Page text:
I ended my day with a trip to Pivotal Labs in Tri Beca to meet the new programmers working on Red Rover as well as have dinner with Kevin to talk about several things. Every time Kevin and I meet, we have a fairly long list of topics to cover, but time never seems to be our friend as we plow through several pieces quickly to keep time integrity with other appointments. We both know the importance of prioritizing the "high priority, low urgency" tasks, but haven't put it into practice lately. We'll get better.
Lastly, on a totally unrelated note, my brother (Daniel) called last night to announce that he and his girlfriend (Andrea) were getting married today! It's kinda sorta a 9 year in the making non-pregnancy related shotgun wedding. It makes total sense for health and financial reasons, so Annie and I popped out the shot glasses and toasted them with some VeeV. It sounds like there will probably be a more official gathering soon to celebrate their nuptials, so I'll hold my emotional congrats till then. But for now, CHEERS!
We strive to make Red Rover a fairly intuitive tool for our users, but questions and suggestions are inevitable. Each new school adopting Red Rover means more users need help and customer care becomes harder to manage. A map of how we handle user questions, concerns, and suggestions is an important step in scaling larger. Our goal is 100% user happiness while maintaining a simple, easy to use, scalable, cost effective solution to manage the process. Below is our first run at visually mapping out Red Rover's customer care. The questions at the bottom are open questions we'll be answering over the next couple weeks as we prepare V2 of this map.
Having something on your blog go viral should be awarded with some sort of Boy Scout merit badge. Or maybe teated like music album sales where a governing body awards you a gold, silver, or double platinum plaque.
What ever the award, last week I experienced my first viral post. Because I love numbers, I geekly watched, probably too obsessively, where the traffic came from day by day.
As stated in the beginning of the post, I only re-purposed the content from the original source. It took me longer to read the original post than it did for me to re-purpose it for Swift Kick. In terms of the content's online life, we were #2, not #1.
The funny thing about "going viral" is the amount of LUCK uncontrolled variables involved. Right timing, right readers, right angle of the sun in the afternoon... Some variables can be manipulated and calculated ahead of time. The LOL Cats meme generating empire has created a science out of "going viral." But so much of it seems to be out of one's hands. Based on the topic and strong point of view, I knew this post would do well, but not 160K hits well. It continues to spread around, like a virus, generating hits and 500+ polarizing comments on the state of education in America.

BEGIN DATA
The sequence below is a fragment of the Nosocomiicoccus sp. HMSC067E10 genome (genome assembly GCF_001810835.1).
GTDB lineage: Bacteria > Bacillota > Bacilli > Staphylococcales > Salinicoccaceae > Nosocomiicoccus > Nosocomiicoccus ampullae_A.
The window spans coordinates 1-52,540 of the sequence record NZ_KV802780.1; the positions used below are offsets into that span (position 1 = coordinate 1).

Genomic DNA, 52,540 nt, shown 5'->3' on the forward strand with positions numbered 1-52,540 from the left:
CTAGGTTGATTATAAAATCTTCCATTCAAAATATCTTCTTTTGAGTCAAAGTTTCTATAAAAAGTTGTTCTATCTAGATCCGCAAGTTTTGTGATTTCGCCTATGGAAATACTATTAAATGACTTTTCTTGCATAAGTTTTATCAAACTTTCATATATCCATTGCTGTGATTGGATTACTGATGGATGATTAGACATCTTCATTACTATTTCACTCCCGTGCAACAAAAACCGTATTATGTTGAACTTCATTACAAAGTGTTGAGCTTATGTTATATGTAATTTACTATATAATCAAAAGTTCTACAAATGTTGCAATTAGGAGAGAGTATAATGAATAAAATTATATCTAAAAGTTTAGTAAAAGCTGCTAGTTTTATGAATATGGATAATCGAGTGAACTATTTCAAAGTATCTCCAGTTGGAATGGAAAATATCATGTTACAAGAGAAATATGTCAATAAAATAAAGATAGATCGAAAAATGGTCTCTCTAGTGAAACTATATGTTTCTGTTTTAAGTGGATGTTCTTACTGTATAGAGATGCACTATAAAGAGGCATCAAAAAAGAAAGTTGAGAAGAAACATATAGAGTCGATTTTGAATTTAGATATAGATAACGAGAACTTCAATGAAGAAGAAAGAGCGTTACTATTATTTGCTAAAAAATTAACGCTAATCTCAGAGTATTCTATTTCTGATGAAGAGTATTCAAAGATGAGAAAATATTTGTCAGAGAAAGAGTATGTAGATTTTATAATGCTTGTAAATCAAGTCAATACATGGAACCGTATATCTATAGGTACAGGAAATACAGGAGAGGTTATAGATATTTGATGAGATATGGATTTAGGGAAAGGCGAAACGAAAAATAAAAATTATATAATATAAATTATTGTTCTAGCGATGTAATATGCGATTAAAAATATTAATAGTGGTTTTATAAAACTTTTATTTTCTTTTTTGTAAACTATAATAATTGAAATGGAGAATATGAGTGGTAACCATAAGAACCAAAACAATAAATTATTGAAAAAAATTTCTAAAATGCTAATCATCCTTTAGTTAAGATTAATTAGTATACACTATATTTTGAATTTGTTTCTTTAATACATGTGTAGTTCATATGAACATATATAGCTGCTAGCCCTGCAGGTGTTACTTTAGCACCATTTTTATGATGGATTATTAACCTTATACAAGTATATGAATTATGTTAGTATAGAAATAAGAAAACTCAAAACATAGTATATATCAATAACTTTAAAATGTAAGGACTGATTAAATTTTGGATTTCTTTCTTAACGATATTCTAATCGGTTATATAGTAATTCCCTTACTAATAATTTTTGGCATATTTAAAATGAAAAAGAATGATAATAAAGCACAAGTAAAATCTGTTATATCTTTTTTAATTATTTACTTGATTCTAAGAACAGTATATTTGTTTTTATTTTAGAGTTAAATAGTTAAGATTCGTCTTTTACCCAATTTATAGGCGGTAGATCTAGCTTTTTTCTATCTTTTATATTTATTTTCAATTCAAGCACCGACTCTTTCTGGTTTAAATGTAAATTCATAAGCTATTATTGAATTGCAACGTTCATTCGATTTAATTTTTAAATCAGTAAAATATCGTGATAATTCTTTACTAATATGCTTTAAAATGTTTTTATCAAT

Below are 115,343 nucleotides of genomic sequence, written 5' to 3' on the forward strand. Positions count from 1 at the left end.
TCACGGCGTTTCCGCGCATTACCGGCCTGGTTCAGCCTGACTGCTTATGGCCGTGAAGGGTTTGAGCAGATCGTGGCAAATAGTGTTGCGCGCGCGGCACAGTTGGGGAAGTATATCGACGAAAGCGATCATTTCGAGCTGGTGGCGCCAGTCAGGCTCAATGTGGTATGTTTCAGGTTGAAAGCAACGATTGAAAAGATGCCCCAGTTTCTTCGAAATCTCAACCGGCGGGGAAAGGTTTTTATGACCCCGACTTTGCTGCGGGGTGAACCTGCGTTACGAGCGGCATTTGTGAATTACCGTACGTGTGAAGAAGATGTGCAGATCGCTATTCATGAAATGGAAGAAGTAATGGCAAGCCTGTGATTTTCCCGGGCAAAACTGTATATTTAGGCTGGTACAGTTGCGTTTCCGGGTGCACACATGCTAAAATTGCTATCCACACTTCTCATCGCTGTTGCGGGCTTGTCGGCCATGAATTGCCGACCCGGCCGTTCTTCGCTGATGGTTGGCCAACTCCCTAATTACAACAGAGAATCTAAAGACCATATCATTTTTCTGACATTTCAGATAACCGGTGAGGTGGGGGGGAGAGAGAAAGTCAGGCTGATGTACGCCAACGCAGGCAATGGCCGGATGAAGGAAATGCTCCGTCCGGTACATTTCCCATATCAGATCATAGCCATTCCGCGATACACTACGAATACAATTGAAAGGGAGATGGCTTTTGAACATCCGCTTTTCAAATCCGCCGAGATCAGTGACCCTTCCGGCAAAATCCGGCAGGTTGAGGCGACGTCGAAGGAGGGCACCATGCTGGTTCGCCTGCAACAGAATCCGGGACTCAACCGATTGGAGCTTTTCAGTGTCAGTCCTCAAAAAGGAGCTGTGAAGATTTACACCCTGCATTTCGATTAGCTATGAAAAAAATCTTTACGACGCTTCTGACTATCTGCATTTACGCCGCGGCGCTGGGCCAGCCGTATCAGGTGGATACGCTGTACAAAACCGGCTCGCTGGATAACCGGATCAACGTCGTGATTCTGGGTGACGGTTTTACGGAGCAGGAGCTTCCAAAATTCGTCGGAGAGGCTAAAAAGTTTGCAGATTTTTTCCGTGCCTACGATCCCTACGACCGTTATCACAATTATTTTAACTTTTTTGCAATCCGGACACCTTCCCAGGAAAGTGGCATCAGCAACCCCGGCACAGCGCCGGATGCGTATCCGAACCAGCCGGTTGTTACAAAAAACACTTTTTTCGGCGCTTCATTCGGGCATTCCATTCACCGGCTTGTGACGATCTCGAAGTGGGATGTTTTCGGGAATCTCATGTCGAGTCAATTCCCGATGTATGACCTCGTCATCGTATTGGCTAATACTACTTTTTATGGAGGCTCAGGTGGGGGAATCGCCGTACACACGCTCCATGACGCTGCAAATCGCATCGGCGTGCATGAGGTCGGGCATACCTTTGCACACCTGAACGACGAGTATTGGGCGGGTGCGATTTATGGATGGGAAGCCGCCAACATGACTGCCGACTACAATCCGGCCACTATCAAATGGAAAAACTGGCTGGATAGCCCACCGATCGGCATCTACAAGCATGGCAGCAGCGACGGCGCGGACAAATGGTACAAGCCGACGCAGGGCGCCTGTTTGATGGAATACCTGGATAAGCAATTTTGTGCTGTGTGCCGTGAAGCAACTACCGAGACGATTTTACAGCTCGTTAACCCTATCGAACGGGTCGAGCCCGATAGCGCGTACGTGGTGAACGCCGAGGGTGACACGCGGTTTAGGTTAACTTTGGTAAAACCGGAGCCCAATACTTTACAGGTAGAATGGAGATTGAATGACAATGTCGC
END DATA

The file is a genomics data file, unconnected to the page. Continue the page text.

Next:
The funny thing is I've been on the opposite side of this coin. In May 2009, Kevin sent me this video that was sent to him from a student who asked how it could be described through the ideas in our Dance Floor Theory Leadership Training. I took a crack at it and posted it on Swift Kick. In terms of traffic it did ok, but certainly not viral.
Then eight months later, Derek Sivers, gives a TED talk on the same video and BAM, the internet explodes in excitement. Our learning outcomes from the video are pretty close, but he won the viral game even though I posted similar thoughts a year earlier.
I highly doubt Derek stumbled on my original post while formulating his TED talk, so how do you determine "original content" on the unruly internet? Can he claim originality because he won the viral game or got to speak at TED? Can I claim originality on the graduation speech because I was the one who won the viral game? Or am I too self absorbed to think anything I write is actually original?
Whatever the answer, I'm happy to report the graduation speech just generated 3K more hits! Where's my double platinum plaque?
After our honeymoon phase, my relationship with Firefox turned into one of abuse with benefits. I loved the addons. The more I added, the harder I thought it would be to leave Firefox. But abuse, in the form of crashing and glitches, was constant.
Chrome kept flirting with me through blog posts and friend recommendations, but I was too committed to Firefox to ever think about leaving.
Then, and this is where the analogy gets awkward, my wife decided to switch from Firefox to Chrome. She quickly fell in love. Taking her cue, I snuck away from Firefox for a night and took Chrome on a date.
Chrome has built up an impressive, ever growing list of addons, including many of my Firefox favorites. Chrome loads pages lightning fast, doesn't crash, and so far hasn't had any glitches.
I've moved more and more of my life to the cloud, so having a powerful browser is important. Chrome is well on its way, for me, to becoming not just a browser, but my operating system.
Sorry Firefox, I've found a new love, but truly wish you well with your upcoming launch.
On a related note - I'd hate to be in a market where, in 3 hours, I can totally switch to a competitor.